If we don't like what Christine O'Donnell, or Sarah Palin, or Nancy Pelosi stands for, let's confront their platforms and their work on a rational basis. Let's leave the name calling on the playground, with the little kids. They still haven't outgrown it. But one would think they have time on their side. We are adults. Let's act like it. (Or I'll just have to get out my eye of newt and come after some of you).
Brazilian entertainer Francisco Oliveira, whose professional name is Tiririca, has been elected to the national legislature using the slogan "It couldn't get any worse. Vote for me." He's a clown, not a magician, but I think his success is at least partly due to political magic. After all, he seems to have been perfectly honest with the electorate. He admitted he was a clown. Political opponents tried to derail his campaign by saying he was illiterate, but a judge tossed the lawsuit. More here from USA Today, which notes that Mr. Oliveira's clown name means "Grumpy" in Portuguese (at least colloquially in Brazilian Portuguese; see here). Otherwise, it translates as nutsedge, a perennial (as in perennials that grow in gardens, not perennials who get elected to Congress, or perennially grumpy individuals, or perennially grumpy individuals who get elected to Congress).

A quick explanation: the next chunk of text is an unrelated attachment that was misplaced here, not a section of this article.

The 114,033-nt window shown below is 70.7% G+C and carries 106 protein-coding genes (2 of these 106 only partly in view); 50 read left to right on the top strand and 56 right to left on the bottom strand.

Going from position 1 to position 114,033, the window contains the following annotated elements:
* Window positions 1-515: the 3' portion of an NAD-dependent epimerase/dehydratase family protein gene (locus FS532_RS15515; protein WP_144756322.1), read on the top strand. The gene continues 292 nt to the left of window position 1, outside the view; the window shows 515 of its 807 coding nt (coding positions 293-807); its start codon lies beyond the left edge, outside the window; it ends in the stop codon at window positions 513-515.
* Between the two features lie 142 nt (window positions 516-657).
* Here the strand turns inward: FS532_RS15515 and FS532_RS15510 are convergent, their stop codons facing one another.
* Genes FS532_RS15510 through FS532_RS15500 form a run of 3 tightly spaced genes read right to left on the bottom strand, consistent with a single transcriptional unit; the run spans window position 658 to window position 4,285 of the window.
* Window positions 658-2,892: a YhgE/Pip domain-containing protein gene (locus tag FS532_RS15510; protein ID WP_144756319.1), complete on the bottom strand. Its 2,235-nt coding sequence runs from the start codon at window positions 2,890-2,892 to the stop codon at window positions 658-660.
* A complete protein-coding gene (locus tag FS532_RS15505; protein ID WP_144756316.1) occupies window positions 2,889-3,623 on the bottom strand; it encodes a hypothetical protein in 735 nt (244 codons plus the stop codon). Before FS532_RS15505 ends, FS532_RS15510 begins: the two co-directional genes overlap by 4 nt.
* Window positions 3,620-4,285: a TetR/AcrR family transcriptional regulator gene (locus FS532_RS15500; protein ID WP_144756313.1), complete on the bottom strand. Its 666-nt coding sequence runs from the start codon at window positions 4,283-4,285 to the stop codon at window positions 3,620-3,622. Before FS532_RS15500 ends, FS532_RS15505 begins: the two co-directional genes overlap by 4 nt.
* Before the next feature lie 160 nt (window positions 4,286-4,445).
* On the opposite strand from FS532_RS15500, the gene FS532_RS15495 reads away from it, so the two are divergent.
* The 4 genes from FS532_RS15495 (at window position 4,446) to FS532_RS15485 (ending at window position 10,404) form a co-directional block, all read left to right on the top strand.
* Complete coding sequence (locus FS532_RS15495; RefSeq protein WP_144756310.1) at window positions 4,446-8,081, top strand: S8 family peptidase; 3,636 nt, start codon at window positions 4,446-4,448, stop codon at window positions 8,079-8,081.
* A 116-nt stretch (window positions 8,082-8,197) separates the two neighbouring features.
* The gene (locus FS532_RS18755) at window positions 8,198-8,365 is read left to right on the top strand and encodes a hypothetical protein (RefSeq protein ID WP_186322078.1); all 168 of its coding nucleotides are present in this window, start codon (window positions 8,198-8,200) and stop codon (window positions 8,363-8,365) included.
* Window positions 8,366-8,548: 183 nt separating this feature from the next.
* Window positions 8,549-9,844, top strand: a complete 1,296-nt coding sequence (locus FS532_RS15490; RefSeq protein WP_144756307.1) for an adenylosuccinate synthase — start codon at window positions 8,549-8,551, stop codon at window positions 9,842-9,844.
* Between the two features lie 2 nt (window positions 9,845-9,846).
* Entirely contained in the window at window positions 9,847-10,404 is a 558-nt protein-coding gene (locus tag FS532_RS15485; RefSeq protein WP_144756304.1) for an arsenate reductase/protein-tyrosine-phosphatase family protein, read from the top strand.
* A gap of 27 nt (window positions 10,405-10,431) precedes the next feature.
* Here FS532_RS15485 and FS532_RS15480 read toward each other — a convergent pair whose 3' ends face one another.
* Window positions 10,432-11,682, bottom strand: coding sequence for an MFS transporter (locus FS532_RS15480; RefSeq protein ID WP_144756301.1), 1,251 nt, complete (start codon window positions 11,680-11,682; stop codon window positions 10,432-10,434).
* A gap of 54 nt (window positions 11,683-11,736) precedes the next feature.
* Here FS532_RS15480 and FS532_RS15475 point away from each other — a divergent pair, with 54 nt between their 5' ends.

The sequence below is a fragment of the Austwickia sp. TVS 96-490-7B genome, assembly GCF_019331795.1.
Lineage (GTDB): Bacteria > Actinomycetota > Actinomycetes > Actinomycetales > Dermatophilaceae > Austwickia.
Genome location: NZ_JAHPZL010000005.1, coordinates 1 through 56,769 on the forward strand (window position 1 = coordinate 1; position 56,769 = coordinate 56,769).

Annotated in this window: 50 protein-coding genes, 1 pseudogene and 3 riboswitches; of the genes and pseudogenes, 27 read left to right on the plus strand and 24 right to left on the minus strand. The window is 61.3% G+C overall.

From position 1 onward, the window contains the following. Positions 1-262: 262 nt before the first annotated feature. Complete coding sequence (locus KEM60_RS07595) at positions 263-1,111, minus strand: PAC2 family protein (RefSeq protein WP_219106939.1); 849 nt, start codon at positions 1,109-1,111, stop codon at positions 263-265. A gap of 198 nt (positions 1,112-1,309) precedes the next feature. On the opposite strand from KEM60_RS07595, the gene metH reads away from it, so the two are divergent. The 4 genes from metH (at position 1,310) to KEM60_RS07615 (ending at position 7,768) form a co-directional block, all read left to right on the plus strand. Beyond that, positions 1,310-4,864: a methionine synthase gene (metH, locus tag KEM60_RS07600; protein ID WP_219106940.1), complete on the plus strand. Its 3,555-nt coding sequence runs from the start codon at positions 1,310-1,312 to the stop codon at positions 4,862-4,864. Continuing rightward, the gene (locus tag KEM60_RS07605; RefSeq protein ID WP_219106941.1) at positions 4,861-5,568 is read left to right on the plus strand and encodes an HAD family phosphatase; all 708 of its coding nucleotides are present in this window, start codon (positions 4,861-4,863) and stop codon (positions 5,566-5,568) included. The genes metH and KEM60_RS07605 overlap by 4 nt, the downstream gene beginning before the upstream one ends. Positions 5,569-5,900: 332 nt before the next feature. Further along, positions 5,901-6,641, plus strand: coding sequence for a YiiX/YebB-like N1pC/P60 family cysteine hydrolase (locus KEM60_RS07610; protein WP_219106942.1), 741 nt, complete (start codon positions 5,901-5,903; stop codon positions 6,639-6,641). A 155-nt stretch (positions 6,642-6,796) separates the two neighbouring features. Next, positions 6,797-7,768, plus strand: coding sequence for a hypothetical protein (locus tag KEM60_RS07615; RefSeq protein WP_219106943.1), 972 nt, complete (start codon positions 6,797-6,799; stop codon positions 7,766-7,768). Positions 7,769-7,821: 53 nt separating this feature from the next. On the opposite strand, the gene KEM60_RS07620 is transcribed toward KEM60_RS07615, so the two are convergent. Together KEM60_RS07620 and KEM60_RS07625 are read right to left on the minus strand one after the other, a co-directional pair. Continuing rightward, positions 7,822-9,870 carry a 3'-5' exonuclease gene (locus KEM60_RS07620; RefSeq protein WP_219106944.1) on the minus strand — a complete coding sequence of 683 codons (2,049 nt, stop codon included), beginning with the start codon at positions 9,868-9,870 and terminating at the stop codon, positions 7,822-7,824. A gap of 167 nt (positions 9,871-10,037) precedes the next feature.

By the way, I cannot find any evidence to support the idea that a professional clown's makeup and persona are protected by intellectual property law. Rather, professional norms--the idea that clowns do not copy one another's work--protects individual clown makeup and costumes. Professional clowns can register their makeup on a goose egg, either in the U.K. or the U.S. These registries serve as repositories for clowns to check out the work of other artists as well as a way to register their own property. Check out more about the world of professional clowns at the Clowns International website. Here's an address for the Department of Clown Registry in the U.S.